Gas consumption

Monthly natural gas consumption in terawatt hours and the average monthly temperature in degrees Celsius in Germany

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Overall, gas consumption in Germany has fallen significantly. According to Economics Minister Robert Habeck (Bündnis 90/Die Grünen), gas consumption in Germany would have to be reduced by 15 to 20 percent compared to last year in order to get through the winter well. This is also in line with the savings target agreed by the EU member states at the end of July in a gas emergency plan for this winter. According to the plan, member states are to reduce their gas consumption by 15 percent between Aug. 1, 2022, and March 31, 2023. The comparative figure is each country’s average gas consumption between Aug. 1 and March 31 over the past five years. Compliance with the EU countries’ savings target is voluntary.

How dependent is Germany on Russian gas?

Before the Russian attack on Ukraine, half of Germany’s gas and coal imports and even a third of its oil came from Russia. Since the beginning of the war, the German government has been trying to find alternatives to Russian energy imports. The planned commissioning of the Nord Stream 2 gas pipeline has been halted. Russian gas company Gazprom, from which gas imports come via Nord Stream 1, drastically reduced delivery volumes in June. After a 10-day maintenance period in July 2022, during which no gas flowed through the Baltic Sea pipeline, the company again reduced flow rates. Currently, gas transport is only 20 percent of maximum capacity.

Gas from Russia

Gas pipeline delivery volumes from Russia in GWh

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In order to be independent of Russian gas this winter, the gas storage facilities are to be filled by the fall. Stricter requirements came into force at the end of July. On October 1, the storage facilities must be 85 percent full instead of the previous 80 percent, and on November 1 they must be 95 percent full instead of 90 percent. Most recently, German operators were still assuming that 90 percent could be reached by November 1. However, this is only possible if gas deliveries via Nord Stream 1 remain at 20 percent and are not completely shut down.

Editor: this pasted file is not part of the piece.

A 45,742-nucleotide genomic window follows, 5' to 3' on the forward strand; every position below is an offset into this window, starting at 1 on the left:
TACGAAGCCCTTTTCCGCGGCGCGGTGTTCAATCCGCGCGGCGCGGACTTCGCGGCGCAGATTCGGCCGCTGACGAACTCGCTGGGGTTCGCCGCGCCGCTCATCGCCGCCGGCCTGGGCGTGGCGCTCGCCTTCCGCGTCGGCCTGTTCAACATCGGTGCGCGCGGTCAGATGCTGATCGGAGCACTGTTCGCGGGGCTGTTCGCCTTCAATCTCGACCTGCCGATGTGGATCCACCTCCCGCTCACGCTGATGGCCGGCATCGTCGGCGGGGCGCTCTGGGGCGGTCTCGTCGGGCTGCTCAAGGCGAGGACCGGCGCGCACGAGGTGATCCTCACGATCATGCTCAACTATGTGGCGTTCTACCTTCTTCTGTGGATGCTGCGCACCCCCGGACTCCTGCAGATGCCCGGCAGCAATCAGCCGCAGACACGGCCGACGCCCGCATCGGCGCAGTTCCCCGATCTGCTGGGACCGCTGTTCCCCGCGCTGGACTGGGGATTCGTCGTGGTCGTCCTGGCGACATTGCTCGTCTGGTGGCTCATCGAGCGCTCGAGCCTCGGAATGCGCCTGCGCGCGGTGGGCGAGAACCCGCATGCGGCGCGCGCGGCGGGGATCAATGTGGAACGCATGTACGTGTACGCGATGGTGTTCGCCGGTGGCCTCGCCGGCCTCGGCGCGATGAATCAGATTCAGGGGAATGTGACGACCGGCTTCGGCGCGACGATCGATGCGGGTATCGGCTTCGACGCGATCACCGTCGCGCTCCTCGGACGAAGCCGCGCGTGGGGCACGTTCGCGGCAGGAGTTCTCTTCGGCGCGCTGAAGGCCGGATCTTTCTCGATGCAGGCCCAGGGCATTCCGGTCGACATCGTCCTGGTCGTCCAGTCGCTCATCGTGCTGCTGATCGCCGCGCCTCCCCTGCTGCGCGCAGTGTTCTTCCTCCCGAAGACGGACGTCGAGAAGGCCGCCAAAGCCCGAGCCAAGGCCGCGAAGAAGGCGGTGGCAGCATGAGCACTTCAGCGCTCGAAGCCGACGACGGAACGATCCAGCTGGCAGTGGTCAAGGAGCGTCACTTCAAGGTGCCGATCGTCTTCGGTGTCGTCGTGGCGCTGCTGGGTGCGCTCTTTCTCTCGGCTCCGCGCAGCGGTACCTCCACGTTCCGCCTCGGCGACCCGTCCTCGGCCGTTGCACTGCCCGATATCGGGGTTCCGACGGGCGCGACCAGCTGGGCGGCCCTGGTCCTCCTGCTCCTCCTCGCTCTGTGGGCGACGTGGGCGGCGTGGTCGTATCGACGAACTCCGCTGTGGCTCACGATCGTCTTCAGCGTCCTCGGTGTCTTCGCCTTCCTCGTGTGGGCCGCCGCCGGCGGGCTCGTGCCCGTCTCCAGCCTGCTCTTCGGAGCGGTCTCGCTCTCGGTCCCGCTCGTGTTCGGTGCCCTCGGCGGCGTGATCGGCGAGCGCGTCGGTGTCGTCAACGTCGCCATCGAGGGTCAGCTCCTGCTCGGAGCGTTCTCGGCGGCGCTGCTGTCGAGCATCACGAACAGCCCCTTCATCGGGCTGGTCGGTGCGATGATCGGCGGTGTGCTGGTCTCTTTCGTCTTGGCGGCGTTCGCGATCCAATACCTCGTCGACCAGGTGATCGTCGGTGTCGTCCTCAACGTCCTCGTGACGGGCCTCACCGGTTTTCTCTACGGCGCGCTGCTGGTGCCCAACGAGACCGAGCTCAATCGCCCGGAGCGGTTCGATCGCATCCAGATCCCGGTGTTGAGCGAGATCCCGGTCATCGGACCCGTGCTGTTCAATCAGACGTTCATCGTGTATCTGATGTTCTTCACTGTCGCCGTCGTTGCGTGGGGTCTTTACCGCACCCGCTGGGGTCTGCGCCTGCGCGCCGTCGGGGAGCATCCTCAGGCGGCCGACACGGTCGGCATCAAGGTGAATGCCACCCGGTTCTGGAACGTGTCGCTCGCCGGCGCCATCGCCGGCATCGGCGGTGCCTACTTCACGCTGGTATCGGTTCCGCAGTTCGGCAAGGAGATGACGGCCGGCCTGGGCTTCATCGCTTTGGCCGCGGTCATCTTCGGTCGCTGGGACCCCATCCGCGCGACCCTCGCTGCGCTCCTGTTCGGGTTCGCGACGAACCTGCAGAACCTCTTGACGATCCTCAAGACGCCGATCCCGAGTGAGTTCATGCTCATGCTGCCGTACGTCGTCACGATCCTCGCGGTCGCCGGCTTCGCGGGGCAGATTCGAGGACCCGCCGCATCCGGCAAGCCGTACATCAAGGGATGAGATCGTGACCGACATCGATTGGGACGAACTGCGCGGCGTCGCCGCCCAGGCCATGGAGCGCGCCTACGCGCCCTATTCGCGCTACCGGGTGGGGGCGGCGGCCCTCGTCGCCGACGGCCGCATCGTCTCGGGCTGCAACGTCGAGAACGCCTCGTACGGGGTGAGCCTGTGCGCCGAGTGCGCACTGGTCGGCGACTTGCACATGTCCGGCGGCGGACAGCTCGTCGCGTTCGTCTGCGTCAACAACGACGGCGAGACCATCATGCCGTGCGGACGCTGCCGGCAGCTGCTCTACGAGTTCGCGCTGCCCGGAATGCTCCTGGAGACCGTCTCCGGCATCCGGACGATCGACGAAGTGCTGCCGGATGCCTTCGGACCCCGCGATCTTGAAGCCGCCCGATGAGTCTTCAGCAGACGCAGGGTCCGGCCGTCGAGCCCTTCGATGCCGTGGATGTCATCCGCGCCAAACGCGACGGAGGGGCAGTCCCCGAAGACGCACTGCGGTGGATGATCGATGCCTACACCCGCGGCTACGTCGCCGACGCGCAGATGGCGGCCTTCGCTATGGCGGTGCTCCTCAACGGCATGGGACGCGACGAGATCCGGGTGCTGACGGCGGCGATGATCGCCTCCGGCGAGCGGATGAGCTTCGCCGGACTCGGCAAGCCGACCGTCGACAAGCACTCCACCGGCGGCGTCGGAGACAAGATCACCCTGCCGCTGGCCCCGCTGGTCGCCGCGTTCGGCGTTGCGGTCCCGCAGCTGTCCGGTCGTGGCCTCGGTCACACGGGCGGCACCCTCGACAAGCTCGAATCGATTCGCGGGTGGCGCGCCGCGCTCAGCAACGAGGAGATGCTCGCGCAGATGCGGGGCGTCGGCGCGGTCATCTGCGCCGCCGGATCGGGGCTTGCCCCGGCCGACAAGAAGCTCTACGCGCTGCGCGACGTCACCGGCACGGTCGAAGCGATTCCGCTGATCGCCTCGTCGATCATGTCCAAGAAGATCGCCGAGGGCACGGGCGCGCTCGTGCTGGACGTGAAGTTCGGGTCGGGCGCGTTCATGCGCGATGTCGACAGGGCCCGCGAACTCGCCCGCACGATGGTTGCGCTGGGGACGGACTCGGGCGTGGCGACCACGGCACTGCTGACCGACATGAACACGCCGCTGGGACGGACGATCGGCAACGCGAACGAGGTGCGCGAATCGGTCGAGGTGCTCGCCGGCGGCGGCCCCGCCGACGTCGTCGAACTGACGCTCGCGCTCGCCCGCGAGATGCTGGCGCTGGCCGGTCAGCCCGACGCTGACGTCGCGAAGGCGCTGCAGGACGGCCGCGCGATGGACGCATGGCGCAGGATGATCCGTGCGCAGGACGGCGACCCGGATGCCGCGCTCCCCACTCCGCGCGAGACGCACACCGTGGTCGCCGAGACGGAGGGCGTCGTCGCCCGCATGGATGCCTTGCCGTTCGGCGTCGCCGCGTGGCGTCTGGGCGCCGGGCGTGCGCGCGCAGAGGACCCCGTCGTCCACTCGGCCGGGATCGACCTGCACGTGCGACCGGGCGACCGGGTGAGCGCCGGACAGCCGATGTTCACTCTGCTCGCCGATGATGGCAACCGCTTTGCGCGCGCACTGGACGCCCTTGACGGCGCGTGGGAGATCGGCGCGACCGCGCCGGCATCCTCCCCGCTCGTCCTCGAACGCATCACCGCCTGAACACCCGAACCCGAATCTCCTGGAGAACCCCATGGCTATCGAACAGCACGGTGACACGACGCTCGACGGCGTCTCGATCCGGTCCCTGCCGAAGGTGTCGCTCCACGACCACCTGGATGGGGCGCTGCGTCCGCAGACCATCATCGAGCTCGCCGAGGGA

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In addition, the German government is planning to build several LNG terminals for gas ships. LNG is to be supplied via two floating terminals in Wilhelmshaven and Brunsbüttel as early as the turn of the year. With the second stage of the Gas Emergency Plan and a corresponding ordinance, the formal requirements have now also been met for coal-fired power plants that are about to be shut down or are in reserve to be used to generate electricity from October 1. This is already possible for hard coal-fired power plants.

Level of gas storage facilities in European countries

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At the end of June, the energy ministers of the EU countries agreed on a target for European gas storage facilities. These are to be 80 percent full by the beginning of November. Some countries have already reached this target.

Independence through renewable energies?